Monday, August 2, 2010

How to Outline a Novel

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by C. Patrick Schulze

Listen to a PODCAST of this article.

In the past, I've always sat down with a vague idea of how I wanted my novel to end and then simply wrote toward that end. As I've grown in ability and knowledge, I've started to first outline my novel then fill in the blanks. I've come to think of writing a novel as a road trip and an outline as the map. (You do remember those two-dimensional GPS's, don't you?)

So, how do you go about outlining a novel?

The first secret to know is a novel's outline requires some thought, yet little work.

You need only outline two major components of your novel to develop a workable outline. They are your main characters and the plot. Things like dialogue, POV, setting and all the rest can be ignored for the time being. At the outline level, you don't even need to know what your characters look like. You need only their personalities.

What an outline needs most of all, however, is the time and effort to noodle though what happens to your characters. What's the story? In this light, many find, as do I, the end of your novel is the first thing to determine.

As to your plot, develop four or five major things that will happen to your protagonist and write them out in simple language. Think along these lines:

1. Boy meets the Girl of his dreams.
2. Girl dumps Boy.
3. Boy and Girl decide to get back together.
4. Boy finds out Girl's not worth the work.
5. Boy comes to realize he can find true happiness with a dog.

After you've got your basic plot developed, figure out what has to happen to take your hero from plot point one, Boy meets Girl, to plot point two, and so on. Write these new occurrences into your outline. It'll look something like this.

1. Boy meets the Girl of his dream.
2. They form a loving relationship.
3. Boy becomes jealous of Girl's platonic male friends.
4. Girl dumps Boy.
5. Out of loneliness, Boy has sex with girl from the copy shop.
6. Boy and Girl decide to get back together.
7. Girl finds out about girl at copy shop and dumps Boy again.
8. Boy decides he can find true happiness with a dog.

That's really all there is to outlining your story. Though your outline will most likely be more complete than this example, it may also be just this simplistic. All it needs is enough structure to keep your first draft focused on the story.

As to your characters and the novel outline, your goal is to flesh them out on an emotional level, nothing more.

If you noticed in the expanded outline above, I inserted the character emotions, jealously and loneliness. That's a key to getting your novel outlined, for it established motivations, personalities, and so much more.

This means by the time you're finished with the outline of your plot, you should already know the type of characters you need. In fact, they'll probably jump out at you. From two words, loneliness and jealousy, we already have an "outline" of our hero's flaw, don't we? His flaw stems from personal insecurities.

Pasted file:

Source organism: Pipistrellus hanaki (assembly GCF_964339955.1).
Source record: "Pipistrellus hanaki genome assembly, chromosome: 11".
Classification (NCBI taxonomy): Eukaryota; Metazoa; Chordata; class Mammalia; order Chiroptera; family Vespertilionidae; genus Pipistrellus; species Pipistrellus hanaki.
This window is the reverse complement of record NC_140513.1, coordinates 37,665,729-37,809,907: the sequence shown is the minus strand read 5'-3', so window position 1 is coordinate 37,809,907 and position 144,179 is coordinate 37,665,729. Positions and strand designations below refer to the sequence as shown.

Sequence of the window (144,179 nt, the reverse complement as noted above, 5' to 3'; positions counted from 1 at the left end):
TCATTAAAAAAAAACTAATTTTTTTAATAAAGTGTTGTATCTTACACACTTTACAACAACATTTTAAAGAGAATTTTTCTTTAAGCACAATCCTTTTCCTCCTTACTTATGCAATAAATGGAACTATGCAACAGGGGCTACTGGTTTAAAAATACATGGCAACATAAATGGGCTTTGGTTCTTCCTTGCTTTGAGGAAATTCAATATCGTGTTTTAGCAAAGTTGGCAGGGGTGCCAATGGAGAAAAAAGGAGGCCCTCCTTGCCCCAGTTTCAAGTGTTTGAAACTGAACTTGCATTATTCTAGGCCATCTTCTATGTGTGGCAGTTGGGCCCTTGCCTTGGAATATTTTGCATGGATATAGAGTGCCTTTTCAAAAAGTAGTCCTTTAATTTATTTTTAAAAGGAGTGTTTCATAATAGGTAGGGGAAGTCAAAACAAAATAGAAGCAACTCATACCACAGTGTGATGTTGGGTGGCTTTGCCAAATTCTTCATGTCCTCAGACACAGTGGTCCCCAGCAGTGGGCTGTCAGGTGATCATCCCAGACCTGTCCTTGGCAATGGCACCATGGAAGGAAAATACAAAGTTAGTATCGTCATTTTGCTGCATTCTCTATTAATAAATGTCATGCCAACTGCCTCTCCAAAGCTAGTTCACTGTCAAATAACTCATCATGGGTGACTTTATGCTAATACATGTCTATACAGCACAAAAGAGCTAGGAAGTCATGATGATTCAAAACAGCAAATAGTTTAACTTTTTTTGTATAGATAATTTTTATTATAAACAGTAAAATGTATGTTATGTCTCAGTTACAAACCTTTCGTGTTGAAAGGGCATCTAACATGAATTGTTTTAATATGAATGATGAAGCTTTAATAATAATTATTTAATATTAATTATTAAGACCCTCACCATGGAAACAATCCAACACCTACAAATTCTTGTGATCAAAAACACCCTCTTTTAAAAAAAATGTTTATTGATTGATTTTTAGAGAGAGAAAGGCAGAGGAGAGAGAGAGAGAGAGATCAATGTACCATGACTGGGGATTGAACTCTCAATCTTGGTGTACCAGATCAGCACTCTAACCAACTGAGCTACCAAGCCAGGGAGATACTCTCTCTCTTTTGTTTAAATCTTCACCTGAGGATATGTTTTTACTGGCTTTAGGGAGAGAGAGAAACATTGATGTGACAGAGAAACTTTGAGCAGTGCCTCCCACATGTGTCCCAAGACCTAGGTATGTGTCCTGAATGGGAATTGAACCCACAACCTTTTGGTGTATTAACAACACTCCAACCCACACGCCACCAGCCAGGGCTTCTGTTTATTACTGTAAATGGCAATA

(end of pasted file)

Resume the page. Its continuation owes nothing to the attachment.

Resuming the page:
Now for some general tips as to how to outline a novel.

Remain flexible. Your outline is not cast in stone. As you move along in your story, if things take a dramatic shift, so be it. You wrote your outline, you can rewrite with as much ease.

You can make your outline exquisite or simplistic. Get as detailed with it as you wish. Let your personality be your guide. In my case, it's basic and I allow the characters and my imagination to fill in the blanks as I write along.

Though I only outline characters and plot, you may wish to also outline your setting and any or every other aspect of your novel. One writer I know gets so detailed with her outline, each scene is structured before she begins her first draft. Whatever works for you, works for you.

If you'd like to see someone else's idea of a plot outline, check out this ARTICLE.

Do you outline or not? Why or why not?

Until we speak again, know I wish for you only best-sellers.

C. Patrick Schulze
Author of the emerging novel, "Born to be Brothers"


  1. I do outline, although mine are more detailed that your example.

  2. I think I'm struggling most with knowing what happens. I have a character and her personality. I have a general idea of how it starts and where it's going. But I have no freaking clue how it will get there. At all.

    I think that's why I'm struggling. I need to think more. Perhaps?

  3. I made an outline similar to this one but am having trouble now filling in the blanks!! Here come to first draft revisions :)

  4. I don't do a complete outline, but I do have a vague idea of where I'm going. I have some plot points, but I like to stew over things in between writing sessions, and I feel like the work gets stronger the more it marinates.

    Thanks for the post!

  5. C. Patrick SchulzeAugust 3, 2010 at 6:57 AM

    I used to write with a minimal outline, too, Julie. However, I found it helped me to reduce my editing at the back end with a more complete outline.

    Thanks for your comment.


  6. C. Patrick SchulzeAugust 3, 2010 at 6:59 AM

    Elana, I might suggest you write from your last chapter to your first.

    I'll write an article on that soon to give you an idea of what I mean.


  7. Saumya,

    Thanks for commenting and keep an eye out for an article on this subject.

    I appreciate your comment.

  8. Yes, Alex, my outline is much more fleshed out than the simple example I gave, but still I stop with characters and plot.

    Thanks for your input.

  9. This is my kind of a romance. Thanks for the laugh, and the tips as well.